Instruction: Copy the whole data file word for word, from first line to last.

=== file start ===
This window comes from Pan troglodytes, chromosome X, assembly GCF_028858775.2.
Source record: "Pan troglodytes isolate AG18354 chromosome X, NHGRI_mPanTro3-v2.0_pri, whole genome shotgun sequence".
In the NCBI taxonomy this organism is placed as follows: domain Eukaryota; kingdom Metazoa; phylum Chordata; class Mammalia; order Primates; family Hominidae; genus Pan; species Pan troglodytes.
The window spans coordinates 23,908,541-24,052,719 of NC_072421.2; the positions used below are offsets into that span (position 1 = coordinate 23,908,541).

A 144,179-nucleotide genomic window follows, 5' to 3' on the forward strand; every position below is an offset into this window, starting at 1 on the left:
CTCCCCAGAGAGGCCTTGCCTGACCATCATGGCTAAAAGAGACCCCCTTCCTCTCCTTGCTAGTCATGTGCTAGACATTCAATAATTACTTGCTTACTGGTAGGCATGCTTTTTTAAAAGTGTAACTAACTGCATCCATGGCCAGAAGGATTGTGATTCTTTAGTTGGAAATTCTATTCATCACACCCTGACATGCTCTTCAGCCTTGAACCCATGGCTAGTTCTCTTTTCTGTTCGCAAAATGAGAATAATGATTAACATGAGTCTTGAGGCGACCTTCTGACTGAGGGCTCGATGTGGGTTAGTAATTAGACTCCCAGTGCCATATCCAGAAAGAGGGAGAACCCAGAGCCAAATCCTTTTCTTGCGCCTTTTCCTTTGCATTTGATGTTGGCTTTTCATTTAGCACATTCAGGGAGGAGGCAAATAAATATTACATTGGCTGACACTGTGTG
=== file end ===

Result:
This window comes from Pan troglodytes, chromosome X, assembly GCF_028858775.2.
Source record: "Pan troglodytes isolate AG18354 chromosome X, NHGRI_mPanTro3-v2.0_pri, whole genome shotgun sequence".
In the NCBI taxonomy this organism is placed as follows: domain Eukaryota; kingdom Metazoa; phylum Chordata; class Mammalia; order Primates; family Hominidae; genus Pan; species Pan troglodytes.
The window spans coordinates 23,908,541-24,052,719 of NC_072421.2; the positions used below are offsets into that span (position 1 = coordinate 23,908,541).

A 144,179-nucleotide genomic window follows, 5' to 3' on the forward strand; every position below is an offset into this window, starting at 1 on the left:
CTCCCCAGAGAGGCCTTGCCTGACCATCATGGCTAAAAGAGACCCCCTTCCTCTCCTTGCTAGTCATGTGCTAGACATTCAATAATTACTTGCTTACTGGTAGGCATGCTTTTTTAAAAGTGTAACTAACTGCATCCATGGCCAGAAGGATTGTGATTCTTTAGTTGGAAATTCTATTCATCACACCCTGACATGCTCTTCAGCCTTGAACCCATGGCTAGTTCTCTTTTCTGTTCGCAAAATGAGAATAATGATTAACATGAGTCTTGAGGCGACCTTCTGACTGAGGGCTCGATGTGGGTTAGTAATTAGACTCCCAGTGCCATATCCAGAAAGAGGGAGAACCCAGAGCCAAATCCTTTTCTTGCGCCTTTTCCTTTGCATTTGATGTTGGCTTTTCATTTAGCACATTCAGGGAGGAGGCAAATAAATATTACATTGGCTGACACTGTGTG